One of the chief concerns of the Shepherd of Hermas24 is neglect of community and personal responsibility to the poor by the irresponsible wealthy. The neglect is both of the common charity funds and of private patronage for poverty relief. The riches of the wealthy are a severe hindrance to them (Vis. 1.1.8; 3.6.5-7; Mand. 8.3, 10; 12.2.1; Sim. 8.9.1; 9.20.1-4; 9.30.4-5; 31.2) and lead them to neglect the poor (Vis. 3.9.3-6; Sim. 9.26.2). Rather, they should give with simplicity to all those in need (Mand. 2.4; Sim. 1.8-11). The second Similitude likens the relationship of rich and poor to a common method of viticulture in ancient central Italy, in which the small Atinian elm tree is trimmed flat on top and forced to grow horizontally so that grape vines planted at its base can be supported on its branches. The fruitless elm which supports the fruit-bearing vine is like wealthy benefactors whose intercessory prayer is not as effective as that of the poor, those who depend on them for material survival and who, because of their position, have the ear of God when they pray.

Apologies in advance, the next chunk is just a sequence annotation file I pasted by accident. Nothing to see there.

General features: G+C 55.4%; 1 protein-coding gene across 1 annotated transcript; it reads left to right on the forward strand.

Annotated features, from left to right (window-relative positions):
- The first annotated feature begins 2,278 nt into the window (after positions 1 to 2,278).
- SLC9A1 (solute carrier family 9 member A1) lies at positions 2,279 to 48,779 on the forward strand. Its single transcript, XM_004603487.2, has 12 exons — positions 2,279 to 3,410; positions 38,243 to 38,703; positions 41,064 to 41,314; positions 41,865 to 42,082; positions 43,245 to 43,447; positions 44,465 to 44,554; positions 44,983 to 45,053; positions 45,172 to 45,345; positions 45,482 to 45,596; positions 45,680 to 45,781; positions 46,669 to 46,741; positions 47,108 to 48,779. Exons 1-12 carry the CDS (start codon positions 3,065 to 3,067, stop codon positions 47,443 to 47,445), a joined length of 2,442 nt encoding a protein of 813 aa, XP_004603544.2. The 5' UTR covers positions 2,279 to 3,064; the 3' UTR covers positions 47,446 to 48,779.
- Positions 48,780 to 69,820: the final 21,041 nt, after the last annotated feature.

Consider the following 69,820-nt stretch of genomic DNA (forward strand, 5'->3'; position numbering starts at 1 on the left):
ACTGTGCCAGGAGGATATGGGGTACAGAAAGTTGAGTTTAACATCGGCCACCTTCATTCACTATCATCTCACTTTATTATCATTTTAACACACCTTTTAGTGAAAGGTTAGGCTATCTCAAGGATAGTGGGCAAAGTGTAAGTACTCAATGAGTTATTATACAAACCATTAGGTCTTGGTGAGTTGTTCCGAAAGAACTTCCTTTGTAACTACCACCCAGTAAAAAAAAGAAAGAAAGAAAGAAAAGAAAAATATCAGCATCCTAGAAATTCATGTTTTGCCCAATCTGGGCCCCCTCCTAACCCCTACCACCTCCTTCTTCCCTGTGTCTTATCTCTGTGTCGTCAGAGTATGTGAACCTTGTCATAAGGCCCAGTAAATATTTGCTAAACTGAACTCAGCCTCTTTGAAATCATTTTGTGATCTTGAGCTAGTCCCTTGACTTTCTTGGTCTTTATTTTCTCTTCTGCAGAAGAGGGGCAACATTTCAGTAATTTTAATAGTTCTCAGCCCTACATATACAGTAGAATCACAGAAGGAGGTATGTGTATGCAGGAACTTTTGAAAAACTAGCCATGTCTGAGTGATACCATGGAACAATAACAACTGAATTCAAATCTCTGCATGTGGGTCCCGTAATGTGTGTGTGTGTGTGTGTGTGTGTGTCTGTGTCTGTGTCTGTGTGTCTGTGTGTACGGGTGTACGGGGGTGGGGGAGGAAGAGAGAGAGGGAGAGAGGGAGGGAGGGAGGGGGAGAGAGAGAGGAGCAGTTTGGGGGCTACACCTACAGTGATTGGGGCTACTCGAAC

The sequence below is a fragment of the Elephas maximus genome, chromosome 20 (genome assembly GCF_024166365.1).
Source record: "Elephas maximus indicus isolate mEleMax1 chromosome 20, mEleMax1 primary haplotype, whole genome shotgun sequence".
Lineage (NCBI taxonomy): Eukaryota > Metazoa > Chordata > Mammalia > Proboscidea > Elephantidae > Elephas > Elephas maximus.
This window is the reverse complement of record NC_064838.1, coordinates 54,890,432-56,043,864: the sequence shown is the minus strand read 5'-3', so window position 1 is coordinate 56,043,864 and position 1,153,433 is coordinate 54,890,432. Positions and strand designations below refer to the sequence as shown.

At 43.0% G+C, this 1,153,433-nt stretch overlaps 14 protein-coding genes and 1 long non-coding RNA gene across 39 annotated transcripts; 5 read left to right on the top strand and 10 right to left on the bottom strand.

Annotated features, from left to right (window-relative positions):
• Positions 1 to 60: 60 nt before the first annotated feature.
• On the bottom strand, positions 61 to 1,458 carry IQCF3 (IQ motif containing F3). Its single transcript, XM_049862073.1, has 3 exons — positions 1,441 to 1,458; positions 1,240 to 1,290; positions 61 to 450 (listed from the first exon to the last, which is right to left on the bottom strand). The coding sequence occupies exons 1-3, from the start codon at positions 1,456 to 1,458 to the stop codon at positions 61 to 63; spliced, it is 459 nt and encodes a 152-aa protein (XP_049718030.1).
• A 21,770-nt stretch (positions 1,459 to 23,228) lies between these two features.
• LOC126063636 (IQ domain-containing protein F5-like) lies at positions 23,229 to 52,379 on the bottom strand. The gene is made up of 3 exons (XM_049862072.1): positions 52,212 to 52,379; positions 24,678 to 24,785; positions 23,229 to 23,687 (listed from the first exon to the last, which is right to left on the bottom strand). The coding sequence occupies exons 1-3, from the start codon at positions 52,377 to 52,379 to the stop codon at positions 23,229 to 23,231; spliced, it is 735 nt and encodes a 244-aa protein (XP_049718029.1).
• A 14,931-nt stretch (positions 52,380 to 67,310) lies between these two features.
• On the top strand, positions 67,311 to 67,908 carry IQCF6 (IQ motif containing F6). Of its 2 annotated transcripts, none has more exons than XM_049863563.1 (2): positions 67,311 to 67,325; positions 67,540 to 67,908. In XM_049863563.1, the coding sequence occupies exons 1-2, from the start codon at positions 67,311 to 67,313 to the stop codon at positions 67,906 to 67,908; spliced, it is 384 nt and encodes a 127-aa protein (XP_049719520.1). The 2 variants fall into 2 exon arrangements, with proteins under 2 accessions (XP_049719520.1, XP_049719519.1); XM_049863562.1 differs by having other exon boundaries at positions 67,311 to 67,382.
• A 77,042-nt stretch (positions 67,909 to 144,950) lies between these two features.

Tertullian gives quite a bit of detail about the common fund of charity collected in the church of Carthage in his day. A monthly voluntary offering from everyone goes not towards common banquets, as was customary in the burial clubs and trade guilds ofthe time, but to the feeding and decent burial of the poor, to the support of boys and girls without parents or property (oddly, he does not mention widows), for old domestic slaves presumably abandoned by their owners, for shipwrecked sailors, and for those in prisons or condemned to the mines, or in exile on an island for the sake of their Christian identity (Apol. 39.5-6). Here is a treasure of information about Christian charitable enterprises. We would like to know if those abandoned slaves and shipwrecked sailors were all Christians; probably they were. The common funds of charity were undoubtedly intended for members of the community only, and were in fact one of the attractive things about Christianity. Tertullian goes on to quote the familiar saying about Christians: 'See how they love one another' and 'See how they are ready to die for one another' (39.7).

The Apostolic tradition gives us a glimpse not of a common fund, but of private patronage to widows and others. Anyone who has been given a gift for a widow, sick person or someone dependent on the church must deliver it the same day; if not, the next day with something of one's own added to it, a penalty for having kept what belongs to the poor (29B (24)). Private patrons give meals for widows in their homes, which must be done in a respectable manner and concluded before evening. Alternately, one who cannot receive

24 Osiek, Rich andpoor in the Shepherd of Hermas; as well as Shepherd of Hermas: acommentary.

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